I suggest that the poster try one of the recently released distributions. My whole family has been using Ubuntu for the last 2 years. I use it as my primary OS on my work laptop, the family dekstop, the mythtv box, and the mame arcade in the basement. Dependencies are handled quite nicely with APT, and you can buy desktop support from Canonical if you so choose.

My 58 year old mother who has no computer skills whatsoever has Ubuntu installed on her new PC. I had to only set up her pc to auto update. After spending an hour with her showing the difference between Linux and Windows, she was off on her own. Since her switch from windows, I no longer get phone calls about her machine running slow, the computer crashing, disinfecting her machine from all the nasty virus' shes clicked on from email attachments.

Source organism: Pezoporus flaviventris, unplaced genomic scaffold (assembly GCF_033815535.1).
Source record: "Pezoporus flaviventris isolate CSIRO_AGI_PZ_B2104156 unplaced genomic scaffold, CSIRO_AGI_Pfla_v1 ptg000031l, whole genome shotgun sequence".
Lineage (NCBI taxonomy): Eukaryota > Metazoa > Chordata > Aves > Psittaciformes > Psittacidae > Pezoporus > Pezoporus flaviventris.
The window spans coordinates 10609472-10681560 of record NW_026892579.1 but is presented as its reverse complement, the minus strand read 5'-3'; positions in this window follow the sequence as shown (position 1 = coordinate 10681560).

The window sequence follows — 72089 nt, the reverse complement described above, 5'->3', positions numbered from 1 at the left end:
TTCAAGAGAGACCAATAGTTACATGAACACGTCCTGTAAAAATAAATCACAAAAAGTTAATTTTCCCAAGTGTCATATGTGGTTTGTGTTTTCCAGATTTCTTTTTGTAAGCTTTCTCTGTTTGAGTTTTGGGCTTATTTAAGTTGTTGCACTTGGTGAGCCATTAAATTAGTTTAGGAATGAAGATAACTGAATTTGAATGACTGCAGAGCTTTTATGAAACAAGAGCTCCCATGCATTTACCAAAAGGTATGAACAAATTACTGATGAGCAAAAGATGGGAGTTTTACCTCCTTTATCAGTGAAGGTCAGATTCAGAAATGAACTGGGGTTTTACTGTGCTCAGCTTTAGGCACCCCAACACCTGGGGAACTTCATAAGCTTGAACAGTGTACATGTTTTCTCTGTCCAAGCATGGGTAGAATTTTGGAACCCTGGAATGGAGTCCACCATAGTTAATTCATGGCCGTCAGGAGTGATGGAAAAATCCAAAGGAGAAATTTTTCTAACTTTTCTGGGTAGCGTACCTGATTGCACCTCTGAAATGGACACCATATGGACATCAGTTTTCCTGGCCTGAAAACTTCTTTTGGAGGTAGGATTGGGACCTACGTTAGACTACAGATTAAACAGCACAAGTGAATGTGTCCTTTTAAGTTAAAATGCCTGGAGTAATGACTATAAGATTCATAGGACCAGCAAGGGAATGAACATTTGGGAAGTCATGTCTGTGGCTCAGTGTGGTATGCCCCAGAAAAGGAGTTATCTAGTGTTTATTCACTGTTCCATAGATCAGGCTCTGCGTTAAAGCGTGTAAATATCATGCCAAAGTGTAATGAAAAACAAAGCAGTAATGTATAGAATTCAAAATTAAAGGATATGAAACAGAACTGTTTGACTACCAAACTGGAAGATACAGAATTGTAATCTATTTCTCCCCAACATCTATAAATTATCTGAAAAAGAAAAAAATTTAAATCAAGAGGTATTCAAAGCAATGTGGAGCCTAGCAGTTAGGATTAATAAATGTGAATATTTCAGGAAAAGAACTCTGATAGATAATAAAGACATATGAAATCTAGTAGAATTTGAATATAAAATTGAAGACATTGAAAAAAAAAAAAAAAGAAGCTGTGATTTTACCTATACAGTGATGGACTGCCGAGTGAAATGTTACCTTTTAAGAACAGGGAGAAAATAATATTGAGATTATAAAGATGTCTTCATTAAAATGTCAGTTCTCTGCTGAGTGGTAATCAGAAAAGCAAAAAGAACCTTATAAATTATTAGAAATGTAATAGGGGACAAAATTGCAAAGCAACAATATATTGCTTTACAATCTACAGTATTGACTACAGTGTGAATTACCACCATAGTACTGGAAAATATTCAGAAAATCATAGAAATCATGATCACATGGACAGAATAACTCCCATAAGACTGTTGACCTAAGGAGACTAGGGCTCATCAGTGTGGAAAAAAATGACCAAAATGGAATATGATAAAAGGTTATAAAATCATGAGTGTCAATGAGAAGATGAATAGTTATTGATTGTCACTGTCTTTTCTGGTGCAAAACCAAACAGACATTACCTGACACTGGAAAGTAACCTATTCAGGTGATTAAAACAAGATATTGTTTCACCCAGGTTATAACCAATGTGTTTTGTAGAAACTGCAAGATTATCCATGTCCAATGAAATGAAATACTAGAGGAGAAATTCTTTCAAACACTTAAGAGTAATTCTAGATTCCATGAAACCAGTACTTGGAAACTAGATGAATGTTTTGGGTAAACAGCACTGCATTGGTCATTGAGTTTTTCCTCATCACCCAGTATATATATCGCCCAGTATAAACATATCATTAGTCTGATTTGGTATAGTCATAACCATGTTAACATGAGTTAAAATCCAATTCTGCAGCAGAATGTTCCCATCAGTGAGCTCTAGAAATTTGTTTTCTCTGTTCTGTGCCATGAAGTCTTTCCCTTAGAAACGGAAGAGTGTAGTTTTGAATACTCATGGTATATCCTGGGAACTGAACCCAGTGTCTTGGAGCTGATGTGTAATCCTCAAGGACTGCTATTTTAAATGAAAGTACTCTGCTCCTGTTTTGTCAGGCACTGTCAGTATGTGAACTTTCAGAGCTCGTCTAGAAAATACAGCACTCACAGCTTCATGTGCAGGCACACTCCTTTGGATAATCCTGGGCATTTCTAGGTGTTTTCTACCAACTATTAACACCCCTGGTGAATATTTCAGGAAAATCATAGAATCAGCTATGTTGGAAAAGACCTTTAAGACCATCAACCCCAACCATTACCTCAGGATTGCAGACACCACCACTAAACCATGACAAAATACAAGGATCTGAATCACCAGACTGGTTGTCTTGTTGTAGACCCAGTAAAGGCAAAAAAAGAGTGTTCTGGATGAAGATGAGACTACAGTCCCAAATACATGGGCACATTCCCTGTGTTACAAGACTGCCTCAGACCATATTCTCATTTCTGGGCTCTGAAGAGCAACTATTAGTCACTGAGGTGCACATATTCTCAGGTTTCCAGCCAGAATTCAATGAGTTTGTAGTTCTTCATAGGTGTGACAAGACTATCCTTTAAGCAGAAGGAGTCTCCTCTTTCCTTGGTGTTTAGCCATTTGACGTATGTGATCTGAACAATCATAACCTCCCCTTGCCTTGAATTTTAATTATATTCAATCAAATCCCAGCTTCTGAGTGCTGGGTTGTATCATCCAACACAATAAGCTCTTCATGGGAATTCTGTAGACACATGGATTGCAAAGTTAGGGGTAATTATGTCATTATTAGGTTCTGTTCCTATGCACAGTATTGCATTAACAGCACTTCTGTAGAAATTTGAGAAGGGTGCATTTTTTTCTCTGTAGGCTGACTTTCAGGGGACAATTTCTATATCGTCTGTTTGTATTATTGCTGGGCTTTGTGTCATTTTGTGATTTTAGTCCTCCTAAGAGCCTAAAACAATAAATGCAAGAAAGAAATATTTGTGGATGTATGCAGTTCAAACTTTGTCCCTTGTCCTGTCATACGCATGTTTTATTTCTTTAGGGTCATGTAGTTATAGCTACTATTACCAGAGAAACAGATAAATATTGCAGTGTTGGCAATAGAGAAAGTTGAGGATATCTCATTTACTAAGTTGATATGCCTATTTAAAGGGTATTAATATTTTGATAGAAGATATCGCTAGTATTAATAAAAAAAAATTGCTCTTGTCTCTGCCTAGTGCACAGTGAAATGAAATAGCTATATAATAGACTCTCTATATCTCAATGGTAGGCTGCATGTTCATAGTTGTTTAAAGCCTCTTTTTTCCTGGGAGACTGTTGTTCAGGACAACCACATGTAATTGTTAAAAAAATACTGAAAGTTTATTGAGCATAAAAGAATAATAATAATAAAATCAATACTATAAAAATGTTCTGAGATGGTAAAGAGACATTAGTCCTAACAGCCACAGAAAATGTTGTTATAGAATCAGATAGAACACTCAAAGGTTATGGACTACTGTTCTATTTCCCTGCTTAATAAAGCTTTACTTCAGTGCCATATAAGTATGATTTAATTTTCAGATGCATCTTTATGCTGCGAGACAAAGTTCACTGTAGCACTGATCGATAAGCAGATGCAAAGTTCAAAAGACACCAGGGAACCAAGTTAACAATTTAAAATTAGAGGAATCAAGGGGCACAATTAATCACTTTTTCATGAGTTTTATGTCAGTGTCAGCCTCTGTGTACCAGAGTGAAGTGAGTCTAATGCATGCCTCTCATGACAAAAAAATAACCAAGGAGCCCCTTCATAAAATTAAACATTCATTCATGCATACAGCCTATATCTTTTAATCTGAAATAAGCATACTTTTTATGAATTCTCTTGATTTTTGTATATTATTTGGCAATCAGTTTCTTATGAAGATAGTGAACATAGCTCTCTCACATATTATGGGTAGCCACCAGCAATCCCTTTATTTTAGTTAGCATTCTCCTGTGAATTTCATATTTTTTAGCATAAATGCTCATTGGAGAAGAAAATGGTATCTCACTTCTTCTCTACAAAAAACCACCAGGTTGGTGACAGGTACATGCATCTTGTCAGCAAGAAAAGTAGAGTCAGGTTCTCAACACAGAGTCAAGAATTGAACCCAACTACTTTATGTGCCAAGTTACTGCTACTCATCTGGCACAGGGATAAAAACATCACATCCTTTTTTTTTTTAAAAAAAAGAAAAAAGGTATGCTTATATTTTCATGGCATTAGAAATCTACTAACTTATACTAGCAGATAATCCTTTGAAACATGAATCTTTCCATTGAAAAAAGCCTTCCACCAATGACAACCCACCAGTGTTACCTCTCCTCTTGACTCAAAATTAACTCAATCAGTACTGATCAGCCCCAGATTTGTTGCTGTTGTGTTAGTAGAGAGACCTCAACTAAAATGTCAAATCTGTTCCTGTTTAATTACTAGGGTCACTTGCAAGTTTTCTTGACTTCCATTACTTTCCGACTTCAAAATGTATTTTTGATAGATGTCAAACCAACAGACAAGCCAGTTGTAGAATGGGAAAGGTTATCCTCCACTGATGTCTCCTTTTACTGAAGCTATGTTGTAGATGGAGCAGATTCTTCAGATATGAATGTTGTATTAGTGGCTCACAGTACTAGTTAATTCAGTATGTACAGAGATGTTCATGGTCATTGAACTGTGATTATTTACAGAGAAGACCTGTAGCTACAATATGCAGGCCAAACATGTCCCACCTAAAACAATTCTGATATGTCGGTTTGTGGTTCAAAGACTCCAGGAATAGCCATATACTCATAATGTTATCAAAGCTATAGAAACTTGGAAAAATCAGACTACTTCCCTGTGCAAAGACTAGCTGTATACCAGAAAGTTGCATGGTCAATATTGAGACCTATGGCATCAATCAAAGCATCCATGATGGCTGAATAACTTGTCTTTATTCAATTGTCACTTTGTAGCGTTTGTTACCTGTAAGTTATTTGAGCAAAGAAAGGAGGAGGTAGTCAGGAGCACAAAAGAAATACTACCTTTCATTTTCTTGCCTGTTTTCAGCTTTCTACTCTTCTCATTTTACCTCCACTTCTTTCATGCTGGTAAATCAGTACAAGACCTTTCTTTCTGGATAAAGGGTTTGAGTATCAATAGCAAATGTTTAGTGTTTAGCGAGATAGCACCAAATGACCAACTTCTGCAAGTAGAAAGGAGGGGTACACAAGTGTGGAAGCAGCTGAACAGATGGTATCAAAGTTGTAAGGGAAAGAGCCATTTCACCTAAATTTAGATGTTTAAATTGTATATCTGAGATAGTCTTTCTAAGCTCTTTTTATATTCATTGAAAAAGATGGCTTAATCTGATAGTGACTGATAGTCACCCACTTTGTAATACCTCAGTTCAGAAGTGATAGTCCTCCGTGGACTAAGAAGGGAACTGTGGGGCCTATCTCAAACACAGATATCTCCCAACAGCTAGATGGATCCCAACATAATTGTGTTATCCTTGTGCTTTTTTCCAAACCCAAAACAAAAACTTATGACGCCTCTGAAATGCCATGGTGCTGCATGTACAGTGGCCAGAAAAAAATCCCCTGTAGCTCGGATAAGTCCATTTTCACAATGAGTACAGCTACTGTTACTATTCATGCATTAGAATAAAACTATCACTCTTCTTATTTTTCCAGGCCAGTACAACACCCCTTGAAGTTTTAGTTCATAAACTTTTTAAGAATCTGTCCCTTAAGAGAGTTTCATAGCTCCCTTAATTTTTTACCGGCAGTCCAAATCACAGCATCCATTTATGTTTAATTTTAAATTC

The year of the linux desktop has already happened, its just that no one in the windows world has noticed.

Re:The theoretical power of Linux (1)

JoeytheSquid (1460229) | more than 4 years ago | (#26581405)

I'm not trying to be an anti-Linux shill here, after all I do have an Ubuntu install and run CentOS on my server, but I'd argue that your example doesn't reflect the norm. For example, lots of people in my family run the Mac OS. Why? Because I'm a Mac user and got them set up. That doesn't mean, however that this is the year of the Mac desktop and no one has actually noticed. It means a handful of people I know were persuaded by my advice (and free lifetime support).

Now I could make that argument that this is the year of the Mac in light of Apple's resurgence and relative growth, certainly more so than Linux in the same market space, but it's a bit shortsighted I think. No more shortsighted, however, than suggesting no one uses Linux in the comments of Slashdot. I'll give you that. :-)

Re:The theoretical power of Linux (1)

ILikeRed (141848) | more than 4 years ago | (#26581517)